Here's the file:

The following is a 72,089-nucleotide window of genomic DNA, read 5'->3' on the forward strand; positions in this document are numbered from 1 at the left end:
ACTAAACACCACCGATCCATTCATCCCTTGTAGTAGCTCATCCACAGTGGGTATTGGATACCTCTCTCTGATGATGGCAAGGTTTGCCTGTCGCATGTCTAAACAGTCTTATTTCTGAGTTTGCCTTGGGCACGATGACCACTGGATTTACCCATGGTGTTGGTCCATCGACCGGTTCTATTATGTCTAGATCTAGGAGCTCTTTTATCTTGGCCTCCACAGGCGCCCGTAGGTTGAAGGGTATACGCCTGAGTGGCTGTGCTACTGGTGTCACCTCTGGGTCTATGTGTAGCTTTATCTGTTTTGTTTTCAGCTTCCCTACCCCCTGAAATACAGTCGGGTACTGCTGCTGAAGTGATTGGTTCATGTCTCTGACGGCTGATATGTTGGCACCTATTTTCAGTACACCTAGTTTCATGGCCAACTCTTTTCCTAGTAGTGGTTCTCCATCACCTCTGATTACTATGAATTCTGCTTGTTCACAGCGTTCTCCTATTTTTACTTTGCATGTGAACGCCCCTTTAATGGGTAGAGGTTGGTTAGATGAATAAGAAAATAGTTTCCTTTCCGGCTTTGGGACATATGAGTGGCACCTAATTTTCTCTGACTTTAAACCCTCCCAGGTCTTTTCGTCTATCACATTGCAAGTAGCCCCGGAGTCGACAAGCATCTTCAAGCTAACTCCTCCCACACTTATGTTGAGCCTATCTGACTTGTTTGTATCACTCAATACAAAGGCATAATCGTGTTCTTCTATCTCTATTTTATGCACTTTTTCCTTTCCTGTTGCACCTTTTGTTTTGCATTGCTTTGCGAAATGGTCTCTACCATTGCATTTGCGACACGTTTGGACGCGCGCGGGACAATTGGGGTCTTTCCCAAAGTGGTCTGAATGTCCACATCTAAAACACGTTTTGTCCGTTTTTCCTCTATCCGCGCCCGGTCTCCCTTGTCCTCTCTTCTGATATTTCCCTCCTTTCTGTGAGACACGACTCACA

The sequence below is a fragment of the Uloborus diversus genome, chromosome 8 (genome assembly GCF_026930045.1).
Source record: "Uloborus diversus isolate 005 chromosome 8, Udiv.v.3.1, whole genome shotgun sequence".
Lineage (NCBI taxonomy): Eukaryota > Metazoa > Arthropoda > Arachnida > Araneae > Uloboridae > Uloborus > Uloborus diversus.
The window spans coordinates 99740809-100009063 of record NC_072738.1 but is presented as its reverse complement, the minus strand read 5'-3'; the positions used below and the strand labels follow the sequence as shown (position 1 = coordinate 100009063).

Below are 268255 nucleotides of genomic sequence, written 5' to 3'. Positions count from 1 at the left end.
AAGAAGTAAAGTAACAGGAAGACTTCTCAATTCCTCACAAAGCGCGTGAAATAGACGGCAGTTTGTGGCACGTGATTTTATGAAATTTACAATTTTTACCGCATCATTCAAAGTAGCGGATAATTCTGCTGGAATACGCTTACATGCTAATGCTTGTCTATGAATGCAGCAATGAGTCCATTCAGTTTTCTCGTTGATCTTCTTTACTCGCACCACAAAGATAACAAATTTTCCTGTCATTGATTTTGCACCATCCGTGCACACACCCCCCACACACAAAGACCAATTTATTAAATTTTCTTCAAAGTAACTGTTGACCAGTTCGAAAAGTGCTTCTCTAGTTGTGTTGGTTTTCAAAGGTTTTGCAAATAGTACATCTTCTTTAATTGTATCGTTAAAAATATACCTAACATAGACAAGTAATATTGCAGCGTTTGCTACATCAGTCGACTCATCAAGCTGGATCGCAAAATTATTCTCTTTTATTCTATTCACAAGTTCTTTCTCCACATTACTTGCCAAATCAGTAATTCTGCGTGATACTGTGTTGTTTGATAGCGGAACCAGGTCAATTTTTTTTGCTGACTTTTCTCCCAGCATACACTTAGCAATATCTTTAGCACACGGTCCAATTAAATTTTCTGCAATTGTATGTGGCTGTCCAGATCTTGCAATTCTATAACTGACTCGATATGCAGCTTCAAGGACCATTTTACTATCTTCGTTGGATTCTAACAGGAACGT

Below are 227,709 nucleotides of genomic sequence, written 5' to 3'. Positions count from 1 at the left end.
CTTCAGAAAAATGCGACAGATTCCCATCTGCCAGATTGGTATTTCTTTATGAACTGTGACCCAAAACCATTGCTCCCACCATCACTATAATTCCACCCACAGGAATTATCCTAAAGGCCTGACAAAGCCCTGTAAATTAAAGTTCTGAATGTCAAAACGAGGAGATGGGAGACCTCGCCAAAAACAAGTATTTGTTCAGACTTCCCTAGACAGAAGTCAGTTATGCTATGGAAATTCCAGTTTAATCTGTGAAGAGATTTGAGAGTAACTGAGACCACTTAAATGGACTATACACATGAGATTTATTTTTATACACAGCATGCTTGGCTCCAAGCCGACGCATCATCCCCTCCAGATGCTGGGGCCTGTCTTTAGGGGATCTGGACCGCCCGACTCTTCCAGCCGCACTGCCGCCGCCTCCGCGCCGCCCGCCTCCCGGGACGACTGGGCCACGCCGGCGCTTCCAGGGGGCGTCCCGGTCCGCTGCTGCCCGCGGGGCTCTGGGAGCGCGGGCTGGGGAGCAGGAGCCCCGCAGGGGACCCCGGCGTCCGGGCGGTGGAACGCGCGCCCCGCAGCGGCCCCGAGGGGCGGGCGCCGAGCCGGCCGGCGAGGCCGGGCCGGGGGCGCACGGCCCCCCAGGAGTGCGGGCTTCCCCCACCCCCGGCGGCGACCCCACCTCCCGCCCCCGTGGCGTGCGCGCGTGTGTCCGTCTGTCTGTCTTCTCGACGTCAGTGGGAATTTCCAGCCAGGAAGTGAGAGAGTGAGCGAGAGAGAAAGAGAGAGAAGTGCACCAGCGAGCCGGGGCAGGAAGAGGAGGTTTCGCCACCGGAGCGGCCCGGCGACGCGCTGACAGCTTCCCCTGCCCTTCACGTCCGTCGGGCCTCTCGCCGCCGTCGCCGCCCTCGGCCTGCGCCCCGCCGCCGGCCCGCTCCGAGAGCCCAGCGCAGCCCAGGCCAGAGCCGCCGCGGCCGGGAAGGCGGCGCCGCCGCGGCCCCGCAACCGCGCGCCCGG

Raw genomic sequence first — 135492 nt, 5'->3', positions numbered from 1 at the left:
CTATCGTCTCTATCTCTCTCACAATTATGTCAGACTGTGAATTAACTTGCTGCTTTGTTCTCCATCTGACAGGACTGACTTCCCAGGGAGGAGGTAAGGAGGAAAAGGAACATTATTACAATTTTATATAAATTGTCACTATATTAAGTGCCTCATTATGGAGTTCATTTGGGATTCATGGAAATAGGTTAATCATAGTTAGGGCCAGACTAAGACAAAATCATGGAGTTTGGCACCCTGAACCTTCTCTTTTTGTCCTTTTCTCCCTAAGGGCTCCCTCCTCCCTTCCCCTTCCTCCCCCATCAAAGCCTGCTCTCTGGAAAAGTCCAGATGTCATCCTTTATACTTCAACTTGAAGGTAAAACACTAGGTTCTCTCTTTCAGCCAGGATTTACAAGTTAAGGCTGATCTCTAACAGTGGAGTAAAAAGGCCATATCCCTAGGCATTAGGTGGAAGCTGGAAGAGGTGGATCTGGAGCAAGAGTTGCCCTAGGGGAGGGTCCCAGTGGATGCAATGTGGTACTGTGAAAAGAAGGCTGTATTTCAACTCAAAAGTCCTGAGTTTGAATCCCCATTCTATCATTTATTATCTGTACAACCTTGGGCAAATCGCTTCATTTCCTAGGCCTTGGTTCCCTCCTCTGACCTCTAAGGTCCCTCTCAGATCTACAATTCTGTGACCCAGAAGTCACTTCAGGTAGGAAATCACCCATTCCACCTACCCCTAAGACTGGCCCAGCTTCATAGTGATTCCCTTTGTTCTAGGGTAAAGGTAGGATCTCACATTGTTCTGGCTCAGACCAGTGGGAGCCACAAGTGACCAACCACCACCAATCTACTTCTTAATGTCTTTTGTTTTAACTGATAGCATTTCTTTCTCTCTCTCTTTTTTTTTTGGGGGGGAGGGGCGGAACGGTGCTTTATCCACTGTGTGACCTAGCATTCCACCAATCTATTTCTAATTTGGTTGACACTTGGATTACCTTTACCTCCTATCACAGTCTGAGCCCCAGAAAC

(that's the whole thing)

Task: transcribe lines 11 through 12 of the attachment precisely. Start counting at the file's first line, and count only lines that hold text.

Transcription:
Raw genomic sequence first — 135492 nt, 5'->3', positions numbered from 1 at the left:
CTATCGTCTCTATCTCTCTCACAATTATGTCAGACTGTGAATTAACTTGCTGCTTTGTTCTCCATCTGACAGGACTGACTTCCCAGGGAGGAGGTAAGGAGGAAAAGGAACATTATTACAATTTTATATAAATTGTCACTATATTAAGTGCCTCATTATGGAGTTCATTTGGGATTCATGGAAATAGGTTAATCATAGTTAGGGCCAGACTAAGACAAAATCATGGAGTTTGGCACCCTGAACCTTCTCTTTTTGTCCTTTTCTCCCTAAGGGCTCCCTCCTCCCTTCCCCTTCCTCCCCCATCAAAGCCTGCTCTCTGGAAAAGTCCAGATGTCATCCTTTATACTTCAACTTGAAGGTAAAACACTAGGTTCTCTCTTTCAGCCAGGATTTACAAGTTAAGGCTGATCTCTAACAGTGGAGTAAAAAGGCCATATCCCTAGGCATTAGGTGGAAGCTGGAAGAGGTGGATCTGGAGCAAGAGTTGCCCTAGGGGAGGGTCCCAGTGGATGCAATGTGGTACTGTGAAAAGAAGGCTGTATTTCAACTCAAAAGTCCTGAGTTTGAATCCCCATTCTATCATTTATTATCTGTACAACCTTGGGCAAATCGCTTCATTTCCTAGGCCTTGGTTCCCTCCTCTGACCTCTAAGGTCCCTCTCAGATCTACAATTCTGTGACCCAGAAGTCACTTCAGGTAGGAAATCACCCATTCCACCTACCCCTAAGACTGGCCCAGCTTCATAGTGATTCCCTTTGTTCTAGGGTAAAGGTAGGATCTCACATTGTTCTGGCTCAGACCAGTGGGAGCCACAAGTGACCAACCACCACCAATCTACTTCTTAATGTCTTTTGTTTTAACTGATAGCATTTCTTTCTCTCTCTCTTTTTTTTTTGGGGGGGAGGGGCGGAACGGTGCTTTATCCACTGTGTGACCTAGCATTCCACCAATCTATTTCTAATTTGGTTGACACTTGGATTACCTTTACCTCCTATCACAGTCTGAGCCCCAGAAAC